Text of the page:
Autumn was ending. The new season's hard winds
blew sad phrases across our sidereal city.
The yellow harbour lights, no longer familiar,
spelt out their distance to me in cold semaphore.
Horns clanged on the docking container ships,
arriving from ports we would never visit.
Too many powder portents taken out of context.
Hours before, I confronted the silhouette
of your lover undressing by the bedroom door.
Ebb of the blood tide running through our days.
Love dwindled below us to metaphor.
Crossing over the bridge was pure nausea.
Unhinged, deranged. So insular and retracted,
my body soon merged with the car. Pistons
screaming in the soft housing of my stomach.
Gelid air blasted through the front windows.
My lungs opened. The carburetor throttled.
Every gearshift accelerated a rage suppressed.
I was the car, the car passing the pump houses
and humming turbines of the water treatment plant,
the shrinking factories and star-shaped suburbs.
Petrol tankers and late-night speeding couriers
hugged the inside lanes. Neil Young wailed
ragged loneliness through the Alpine speakers.
After the dark, vertiginous lanes of the motorway
came the satellite districts' hazy amber lights.
Moon-bright, Colonel Sanders' cackling skull
topped a stanchion pole on Ōrewa's main street.
Boy racers sipped beers outside the surf club,
slouching on the bonnets of their tinted sedans,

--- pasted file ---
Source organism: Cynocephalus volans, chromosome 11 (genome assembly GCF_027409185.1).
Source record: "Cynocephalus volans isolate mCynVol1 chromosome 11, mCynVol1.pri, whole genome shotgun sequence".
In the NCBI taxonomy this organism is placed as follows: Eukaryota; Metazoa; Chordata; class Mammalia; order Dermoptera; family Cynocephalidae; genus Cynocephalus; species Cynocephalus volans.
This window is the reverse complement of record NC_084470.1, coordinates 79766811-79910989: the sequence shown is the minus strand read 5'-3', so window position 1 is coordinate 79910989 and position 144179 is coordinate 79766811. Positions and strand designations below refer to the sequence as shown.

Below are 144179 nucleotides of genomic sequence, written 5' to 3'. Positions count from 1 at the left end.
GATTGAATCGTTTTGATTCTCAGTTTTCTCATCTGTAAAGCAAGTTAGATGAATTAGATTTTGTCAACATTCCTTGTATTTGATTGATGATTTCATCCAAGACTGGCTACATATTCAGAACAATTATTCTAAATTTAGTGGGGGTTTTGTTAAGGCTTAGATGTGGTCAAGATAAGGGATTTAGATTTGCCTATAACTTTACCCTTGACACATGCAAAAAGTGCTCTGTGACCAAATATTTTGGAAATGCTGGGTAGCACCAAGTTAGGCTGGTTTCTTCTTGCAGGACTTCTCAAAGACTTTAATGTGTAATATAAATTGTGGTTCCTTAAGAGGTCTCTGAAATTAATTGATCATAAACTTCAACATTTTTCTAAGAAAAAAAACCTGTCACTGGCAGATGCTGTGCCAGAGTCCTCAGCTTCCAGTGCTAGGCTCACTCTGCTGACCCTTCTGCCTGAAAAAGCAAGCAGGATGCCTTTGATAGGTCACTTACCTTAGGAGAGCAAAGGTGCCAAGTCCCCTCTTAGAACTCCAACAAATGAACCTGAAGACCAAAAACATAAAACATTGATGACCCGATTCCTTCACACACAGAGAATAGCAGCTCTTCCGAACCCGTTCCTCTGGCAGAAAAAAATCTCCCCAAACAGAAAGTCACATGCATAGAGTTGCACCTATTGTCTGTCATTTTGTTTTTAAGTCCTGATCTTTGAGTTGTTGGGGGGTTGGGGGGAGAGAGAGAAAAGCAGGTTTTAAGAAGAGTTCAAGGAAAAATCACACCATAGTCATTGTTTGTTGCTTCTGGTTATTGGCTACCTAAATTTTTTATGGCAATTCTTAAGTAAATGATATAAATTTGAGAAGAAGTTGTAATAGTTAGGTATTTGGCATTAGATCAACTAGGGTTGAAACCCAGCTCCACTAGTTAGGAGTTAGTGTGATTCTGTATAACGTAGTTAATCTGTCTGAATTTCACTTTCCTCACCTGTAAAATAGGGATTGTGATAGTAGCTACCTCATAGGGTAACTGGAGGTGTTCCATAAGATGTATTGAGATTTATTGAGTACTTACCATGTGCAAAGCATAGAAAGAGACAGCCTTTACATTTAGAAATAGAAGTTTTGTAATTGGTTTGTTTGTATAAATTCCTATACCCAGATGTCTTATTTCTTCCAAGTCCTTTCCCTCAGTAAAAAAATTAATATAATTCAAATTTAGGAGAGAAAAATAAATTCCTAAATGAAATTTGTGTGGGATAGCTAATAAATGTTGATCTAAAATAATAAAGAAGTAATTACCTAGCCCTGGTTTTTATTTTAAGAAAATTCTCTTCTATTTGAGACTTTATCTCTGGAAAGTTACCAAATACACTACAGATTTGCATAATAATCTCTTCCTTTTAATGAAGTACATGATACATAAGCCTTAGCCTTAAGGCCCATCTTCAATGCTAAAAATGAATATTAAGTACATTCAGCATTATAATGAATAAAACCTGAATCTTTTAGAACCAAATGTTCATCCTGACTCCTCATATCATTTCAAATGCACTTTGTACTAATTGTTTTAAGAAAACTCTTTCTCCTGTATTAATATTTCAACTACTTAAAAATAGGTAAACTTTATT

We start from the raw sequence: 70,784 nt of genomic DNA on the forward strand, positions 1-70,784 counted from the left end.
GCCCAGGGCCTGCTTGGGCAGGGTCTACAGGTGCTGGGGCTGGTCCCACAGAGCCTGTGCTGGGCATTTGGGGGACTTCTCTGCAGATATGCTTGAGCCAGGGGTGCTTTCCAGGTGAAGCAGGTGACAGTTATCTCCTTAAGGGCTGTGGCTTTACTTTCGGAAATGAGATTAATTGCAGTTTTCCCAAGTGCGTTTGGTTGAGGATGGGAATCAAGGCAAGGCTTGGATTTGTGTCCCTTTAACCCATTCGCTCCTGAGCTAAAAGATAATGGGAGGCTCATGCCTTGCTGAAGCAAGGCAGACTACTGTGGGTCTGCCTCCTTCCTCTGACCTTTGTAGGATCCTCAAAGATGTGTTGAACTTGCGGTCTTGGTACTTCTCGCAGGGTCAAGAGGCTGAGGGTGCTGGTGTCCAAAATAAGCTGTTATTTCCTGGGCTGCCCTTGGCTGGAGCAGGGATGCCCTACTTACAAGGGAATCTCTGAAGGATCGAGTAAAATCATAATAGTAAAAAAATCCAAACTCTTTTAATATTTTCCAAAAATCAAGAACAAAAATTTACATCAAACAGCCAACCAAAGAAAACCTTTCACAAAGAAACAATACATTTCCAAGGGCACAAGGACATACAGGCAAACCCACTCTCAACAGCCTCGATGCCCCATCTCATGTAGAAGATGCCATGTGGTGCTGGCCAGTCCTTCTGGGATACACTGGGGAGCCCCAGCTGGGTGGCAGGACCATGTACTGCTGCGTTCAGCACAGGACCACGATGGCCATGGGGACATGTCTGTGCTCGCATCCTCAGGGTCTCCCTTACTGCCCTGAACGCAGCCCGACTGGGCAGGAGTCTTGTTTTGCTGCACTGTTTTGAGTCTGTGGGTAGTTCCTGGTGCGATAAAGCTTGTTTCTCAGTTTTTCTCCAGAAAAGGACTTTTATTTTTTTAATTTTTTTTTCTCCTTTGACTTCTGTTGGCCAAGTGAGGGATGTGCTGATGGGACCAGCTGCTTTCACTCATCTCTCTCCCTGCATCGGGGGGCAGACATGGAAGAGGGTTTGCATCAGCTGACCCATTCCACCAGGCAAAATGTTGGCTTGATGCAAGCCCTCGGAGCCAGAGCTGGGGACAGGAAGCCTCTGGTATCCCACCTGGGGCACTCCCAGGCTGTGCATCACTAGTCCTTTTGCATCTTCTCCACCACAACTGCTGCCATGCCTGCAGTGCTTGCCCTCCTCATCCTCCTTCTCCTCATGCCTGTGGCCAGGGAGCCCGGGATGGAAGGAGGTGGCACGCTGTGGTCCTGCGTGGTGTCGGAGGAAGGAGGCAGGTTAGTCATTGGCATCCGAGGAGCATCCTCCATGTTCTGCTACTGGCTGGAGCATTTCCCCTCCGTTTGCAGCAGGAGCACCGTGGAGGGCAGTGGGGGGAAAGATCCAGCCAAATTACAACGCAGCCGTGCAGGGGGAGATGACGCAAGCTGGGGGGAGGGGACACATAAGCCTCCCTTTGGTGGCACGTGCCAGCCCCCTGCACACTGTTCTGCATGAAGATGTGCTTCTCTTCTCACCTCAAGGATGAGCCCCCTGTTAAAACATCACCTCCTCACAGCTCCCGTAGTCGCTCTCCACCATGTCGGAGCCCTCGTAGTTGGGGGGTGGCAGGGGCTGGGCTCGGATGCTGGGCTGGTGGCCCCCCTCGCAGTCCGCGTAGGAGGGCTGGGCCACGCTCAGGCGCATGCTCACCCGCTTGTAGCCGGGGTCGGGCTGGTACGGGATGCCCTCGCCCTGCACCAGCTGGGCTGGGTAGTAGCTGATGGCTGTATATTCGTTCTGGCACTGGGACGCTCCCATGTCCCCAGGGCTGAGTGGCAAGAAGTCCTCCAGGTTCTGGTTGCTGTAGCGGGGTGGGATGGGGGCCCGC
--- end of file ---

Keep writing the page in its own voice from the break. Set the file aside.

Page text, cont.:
as if we happened upon them, there in the carpark,
conducting some kind of seismic experiment—
subwoofer boxes in open boots bumped anthemic
jump tunes by The Prodigy and Chemical Brothers.
Bass quakes rattled the shopfront windows.
The local copper rolled past their gathering twice.
Most of our friends indentured themselves
to student loans and generic educations.
Some would find God and never move away,
while others who had once been altar boys
put on ski-masks and preached with shotguns
to suburban bank-tellers, elderly pharmacists.
Most would blindly follow an inherited model:
careers, mortgages, the trappings of respectability.
That wasn't for me. I could never roll like that.
What I sought was a kind of psychic repatriation,
some way of harmonising with the ineffable.
Nihilism was chic in the decade we came up in.
We kept up our silence. Unhinged, deranged.
At this late hour, how could we be other,
when in the basement clubs and warehouses
the lean ablations of the chemical season
before this new century had already done us over.
The clocks did not stop as they had predicted.
I had wanted to leave it all behind us in the city,
the margins of blame, the games of attrition,
our new lovers waiting in their rented bedrooms.
Roused to action by the breakers' calm cadences,
your hand trembled into place on my thigh.
Our last rite. A new season. Autumn was ending.
Michael Steven is a poet from Tāmaki Makaurau Auckland.
Night School, published by Otago University Press (2022)